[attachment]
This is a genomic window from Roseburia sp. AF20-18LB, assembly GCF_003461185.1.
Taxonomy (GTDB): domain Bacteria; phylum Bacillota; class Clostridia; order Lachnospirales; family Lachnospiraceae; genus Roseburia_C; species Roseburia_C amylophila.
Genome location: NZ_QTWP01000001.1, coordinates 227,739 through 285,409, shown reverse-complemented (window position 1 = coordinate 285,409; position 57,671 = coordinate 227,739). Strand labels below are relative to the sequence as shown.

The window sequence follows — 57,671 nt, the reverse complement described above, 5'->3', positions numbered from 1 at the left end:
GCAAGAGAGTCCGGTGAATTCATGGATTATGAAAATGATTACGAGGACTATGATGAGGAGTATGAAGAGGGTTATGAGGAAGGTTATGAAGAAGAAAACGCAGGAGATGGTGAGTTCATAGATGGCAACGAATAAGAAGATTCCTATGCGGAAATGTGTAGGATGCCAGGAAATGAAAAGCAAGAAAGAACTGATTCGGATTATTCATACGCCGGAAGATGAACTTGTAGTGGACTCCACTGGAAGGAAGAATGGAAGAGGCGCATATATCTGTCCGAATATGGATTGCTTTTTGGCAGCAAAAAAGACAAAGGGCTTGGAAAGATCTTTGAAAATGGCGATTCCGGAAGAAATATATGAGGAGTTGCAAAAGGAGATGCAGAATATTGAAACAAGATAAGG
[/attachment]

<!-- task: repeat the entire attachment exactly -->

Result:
This is a genomic window from Roseburia sp. AF20-18LB, assembly GCF_003461185.1.
Taxonomy (GTDB): domain Bacteria; phylum Bacillota; class Clostridia; order Lachnospirales; family Lachnospiraceae; genus Roseburia_C; species Roseburia_C amylophila.
Genome location: NZ_QTWP01000001.1, coordinates 227,739 through 285,409, shown reverse-complemented (window position 1 = coordinate 285,409; position 57,671 = coordinate 227,739). Strand labels below are relative to the sequence as shown.

The window sequence follows — 57,671 nt, the reverse complement described above, 5'->3', positions numbered from 1 at the left end:
GCAAGAGAGTCCGGTGAATTCATGGATTATGAAAATGATTACGAGGACTATGATGAGGAGTATGAAGAGGGTTATGAGGAAGGTTATGAAGAAGAAAACGCAGGAGATGGTGAGTTCATAGATGGCAACGAATAAGAAGATTCCTATGCGGAAATGTGTAGGATGCCAGGAAATGAAAAGCAAGAAAGAACTGATTCGGATTATTCATACGCCGGAAGATGAACTTGTAGTGGACTCCACTGGAAGGAAGAATGGAAGAGGCGCATATATCTGTCCGAATATGGATTGCTTTTTGGCAGCAAAAAAGACAAAGGGCTTGGAAAGATCTTTGAAAATGGCGATTCCGGAAGAAATATATGAGGAGTTGCAAAAGGAGATGCAGAATATTGAAACAAGATAAGG